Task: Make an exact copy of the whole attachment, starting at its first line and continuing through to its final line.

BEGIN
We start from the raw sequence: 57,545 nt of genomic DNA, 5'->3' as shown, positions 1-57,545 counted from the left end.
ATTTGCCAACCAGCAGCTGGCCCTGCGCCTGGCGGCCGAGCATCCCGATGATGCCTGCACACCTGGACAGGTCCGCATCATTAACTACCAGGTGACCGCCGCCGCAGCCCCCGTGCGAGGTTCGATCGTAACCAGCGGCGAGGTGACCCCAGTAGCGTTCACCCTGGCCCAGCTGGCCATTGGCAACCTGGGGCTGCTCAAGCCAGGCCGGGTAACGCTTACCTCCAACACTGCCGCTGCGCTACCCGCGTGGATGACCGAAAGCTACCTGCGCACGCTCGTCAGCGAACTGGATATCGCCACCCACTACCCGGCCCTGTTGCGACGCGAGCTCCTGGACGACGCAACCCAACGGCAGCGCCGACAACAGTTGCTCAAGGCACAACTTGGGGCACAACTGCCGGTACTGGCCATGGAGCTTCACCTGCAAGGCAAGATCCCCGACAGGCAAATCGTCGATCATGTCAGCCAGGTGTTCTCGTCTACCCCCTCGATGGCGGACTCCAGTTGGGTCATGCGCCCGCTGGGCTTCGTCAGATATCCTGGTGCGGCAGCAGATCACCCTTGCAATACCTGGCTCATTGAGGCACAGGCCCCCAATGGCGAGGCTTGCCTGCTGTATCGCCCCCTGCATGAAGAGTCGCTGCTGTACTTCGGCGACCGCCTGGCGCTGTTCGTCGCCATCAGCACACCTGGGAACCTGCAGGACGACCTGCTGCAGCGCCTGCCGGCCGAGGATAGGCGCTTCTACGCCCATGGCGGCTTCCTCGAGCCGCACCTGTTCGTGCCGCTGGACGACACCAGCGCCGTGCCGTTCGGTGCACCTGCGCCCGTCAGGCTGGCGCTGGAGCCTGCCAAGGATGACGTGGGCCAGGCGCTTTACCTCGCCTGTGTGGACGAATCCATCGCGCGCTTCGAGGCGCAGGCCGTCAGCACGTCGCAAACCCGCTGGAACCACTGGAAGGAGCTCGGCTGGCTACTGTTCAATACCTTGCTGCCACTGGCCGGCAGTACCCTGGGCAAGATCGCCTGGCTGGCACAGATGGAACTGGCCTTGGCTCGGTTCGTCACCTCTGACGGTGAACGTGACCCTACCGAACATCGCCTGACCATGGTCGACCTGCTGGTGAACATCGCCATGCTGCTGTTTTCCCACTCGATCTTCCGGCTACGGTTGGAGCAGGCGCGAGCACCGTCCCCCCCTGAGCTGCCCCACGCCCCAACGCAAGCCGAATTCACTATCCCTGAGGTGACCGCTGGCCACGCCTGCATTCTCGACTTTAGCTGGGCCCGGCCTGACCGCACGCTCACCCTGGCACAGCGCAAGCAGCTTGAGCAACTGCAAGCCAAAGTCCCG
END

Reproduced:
We start from the raw sequence: 57,545 nt of genomic DNA, 5'->3' as shown, positions 1-57,545 counted from the left end.
ATTTGCCAACCAGCAGCTGGCCCTGCGCCTGGCGGCCGAGCATCCCGATGATGCCTGCACACCTGGACAGGTCCGCATCATTAACTACCAGGTGACCGCCGCCGCAGCCCCCGTGCGAGGTTCGATCGTAACCAGCGGCGAGGTGACCCCAGTAGCGTTCACCCTGGCCCAGCTGGCCATTGGCAACCTGGGGCTGCTCAAGCCAGGCCGGGTAACGCTTACCTCCAACACTGCCGCTGCGCTACCCGCGTGGATGACCGAAAGCTACCTGCGCACGCTCGTCAGCGAACTGGATATCGCCACCCACTACCCGGCCCTGTTGCGACGCGAGCTCCTGGACGACGCAACCCAACGGCAGCGCCGACAACAGTTGCTCAAGGCACAACTTGGGGCACAACTGCCGGTACTGGCCATGGAGCTTCACCTGCAAGGCAAGATCCCCGACAGGCAAATCGTCGATCATGTCAGCCAGGTGTTCTCGTCTACCCCCTCGATGGCGGACTCCAGTTGGGTCATGCGCCCGCTGGGCTTCGTCAGATATCCTGGTGCGGCAGCAGATCACCCTTGCAATACCTGGCTCATTGAGGCACAGGCCCCCAATGGCGAGGCTTGCCTGCTGTATCGCCCCCTGCATGAAGAGTCGCTGCTGTACTTCGGCGACCGCCTGGCGCTGTTCGTCGCCATCAGCACACCTGGGAACCTGCAGGACGACCTGCTGCAGCGCCTGCCGGCCGAGGATAGGCGCTTCTACGCCCATGGCGGCTTCCTCGAGCCGCACCTGTTCGTGCCGCTGGACGACACCAGCGCCGTGCCGTTCGGTGCACCTGCGCCCGTCAGGCTGGCGCTGGAGCCTGCCAAGGATGACGTGGGCCAGGCGCTTTACCTCGCCTGTGTGGACGAATCCATCGCGCGCTTCGAGGCGCAGGCCGTCAGCACGTCGCAAACCCGCTGGAACCACTGGAAGGAGCTCGGCTGGCTACTGTTCAATACCTTGCTGCCACTGGCCGGCAGTACCCTGGGCAAGATCGCCTGGCTGGCACAGATGGAACTGGCCTTGGCTCGGTTCGTCACCTCTGACGGTGAACGTGACCCTACCGAACATCGCCTGACCATGGTCGACCTGCTGGTGAACATCGCCATGCTGCTGTTTTCCCACTCGATCTTCCGGCTACGGTTGGAGCAGGCGCGAGCACCGTCCCCCCCTGAGCTGCCCCACGCCCCAACGCAAGCCGAATTCACTATCCCTGAGGTGACCGCTGGCCACGCCTGCATTCTCGACTTTAGCTGGGCCCGGCCTGACCGCACGCTCACCCTGGCACAGCGCAAGCAGCTTGAGCAACTGCAAGCCAAAGTCCCG